The application of mass spectrometry to the field of neuroscience has enabled the discovery and characterization of many neuropeptides and neurohormones [3-8]. This is usually achieved by tandem MS analysis of peptides fractionated from crude nerve tissue extract. Alternatively, direct tissue methods, in which the tissue is coated with matrix and probed via matrix-assisted laser desorption/ionization (MALDI) MS analysis, enable the sensitive detection of neuropeptides in single organs [9, 10] and even single cells [11, 12]. More recently, the use of MSI to map the distribution of neuropeptides has gained increased attention [13–15]. MSI reduces the time-consuming steps of sample extraction, purification and separation, while maintaining the topographical information about molecular distribution [16, 17]. MALDI MSI enables the study of a broad mass range of molecular species ranging from small molecules to large proteins, including neuropeptides. This technique creates distribution maps of selected compounds in a similar manner to the more traditional biochemical techniques such as chemical staining, immunohistochemistry, and radiochemistry [18-20]. However, MSI does not require a priori knowledge of the target analytes, and the inherent nature of high chemical specificity for MS detection enables the simultaneous differential localization of numerous peptides even when significant sequence homology exists. Furthermore, MS/MS fragmentation can be performed for unambiguous identification or even de novo sequencing.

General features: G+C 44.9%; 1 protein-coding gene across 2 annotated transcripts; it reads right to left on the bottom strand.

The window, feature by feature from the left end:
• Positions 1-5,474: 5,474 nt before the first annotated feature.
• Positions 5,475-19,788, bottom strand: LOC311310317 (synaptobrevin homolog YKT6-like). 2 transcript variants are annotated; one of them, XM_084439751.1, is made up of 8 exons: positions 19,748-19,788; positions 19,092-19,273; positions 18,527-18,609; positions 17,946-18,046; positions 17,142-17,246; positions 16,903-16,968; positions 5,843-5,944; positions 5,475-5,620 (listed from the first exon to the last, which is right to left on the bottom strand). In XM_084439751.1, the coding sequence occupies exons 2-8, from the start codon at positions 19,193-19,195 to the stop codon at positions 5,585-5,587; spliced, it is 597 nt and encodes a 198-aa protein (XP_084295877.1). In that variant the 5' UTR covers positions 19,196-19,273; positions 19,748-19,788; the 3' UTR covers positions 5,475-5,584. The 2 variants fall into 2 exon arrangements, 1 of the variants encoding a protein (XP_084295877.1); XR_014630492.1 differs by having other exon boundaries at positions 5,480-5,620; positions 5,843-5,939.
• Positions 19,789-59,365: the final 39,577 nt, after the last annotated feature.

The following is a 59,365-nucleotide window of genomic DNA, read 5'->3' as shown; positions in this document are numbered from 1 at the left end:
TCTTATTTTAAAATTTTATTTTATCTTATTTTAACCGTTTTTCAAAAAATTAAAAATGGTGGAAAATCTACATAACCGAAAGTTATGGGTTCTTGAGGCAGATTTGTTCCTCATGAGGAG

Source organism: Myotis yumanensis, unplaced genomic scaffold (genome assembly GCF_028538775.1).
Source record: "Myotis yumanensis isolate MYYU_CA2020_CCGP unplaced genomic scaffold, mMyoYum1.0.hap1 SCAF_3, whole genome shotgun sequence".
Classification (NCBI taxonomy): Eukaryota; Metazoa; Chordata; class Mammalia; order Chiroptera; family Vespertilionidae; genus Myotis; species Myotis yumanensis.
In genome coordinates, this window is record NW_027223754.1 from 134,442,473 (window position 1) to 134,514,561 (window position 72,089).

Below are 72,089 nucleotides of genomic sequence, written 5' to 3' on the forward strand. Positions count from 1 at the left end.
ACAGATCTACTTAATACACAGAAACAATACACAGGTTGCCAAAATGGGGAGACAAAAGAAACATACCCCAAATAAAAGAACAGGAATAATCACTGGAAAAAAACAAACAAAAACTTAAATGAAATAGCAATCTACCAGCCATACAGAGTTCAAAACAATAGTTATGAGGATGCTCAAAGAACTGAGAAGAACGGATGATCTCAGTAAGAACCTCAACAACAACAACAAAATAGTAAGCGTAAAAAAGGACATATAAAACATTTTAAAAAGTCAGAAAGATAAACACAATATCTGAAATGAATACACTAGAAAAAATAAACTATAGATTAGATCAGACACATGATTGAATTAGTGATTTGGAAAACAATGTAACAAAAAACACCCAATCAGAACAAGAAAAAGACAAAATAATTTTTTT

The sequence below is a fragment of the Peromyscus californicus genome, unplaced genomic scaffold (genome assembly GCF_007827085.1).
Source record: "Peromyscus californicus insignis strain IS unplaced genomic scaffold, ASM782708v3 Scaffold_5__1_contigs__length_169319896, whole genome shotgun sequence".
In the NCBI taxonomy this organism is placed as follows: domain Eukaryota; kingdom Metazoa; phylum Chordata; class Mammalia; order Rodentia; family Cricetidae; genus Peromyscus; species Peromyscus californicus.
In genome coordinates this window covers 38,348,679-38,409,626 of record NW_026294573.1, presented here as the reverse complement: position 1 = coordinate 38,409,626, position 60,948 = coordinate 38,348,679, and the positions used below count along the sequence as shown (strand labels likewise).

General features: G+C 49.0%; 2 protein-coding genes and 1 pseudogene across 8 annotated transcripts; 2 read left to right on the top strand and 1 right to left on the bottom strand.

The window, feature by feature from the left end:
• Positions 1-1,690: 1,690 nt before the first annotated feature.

The crustacean stomatogastric nervous system (STNS) consists of several linked, motor-pattern-generating networks that produce coordinated motor output. Numerous anatomical, electrophysiological, immunocytochemical, and mass spectral studies have been performed on components of this system [4, 9, 21, 22]. Therefore, the STNS provides an excellent test-bed for MSI method development, as well as a useful model of the nervous system from which general neurobiological concepts may be derived. We previously reported mapping multiple neuropeptides from crustacean brain and pericardial organ using MALDI imaging . However, the brain is a highly complex neuronal structure consisting of numerous neuronal clusters and interwined nerve connections. A detailed study is still required to better understand the three dimensional distribution of neuropeptides throughout the whole brain structure.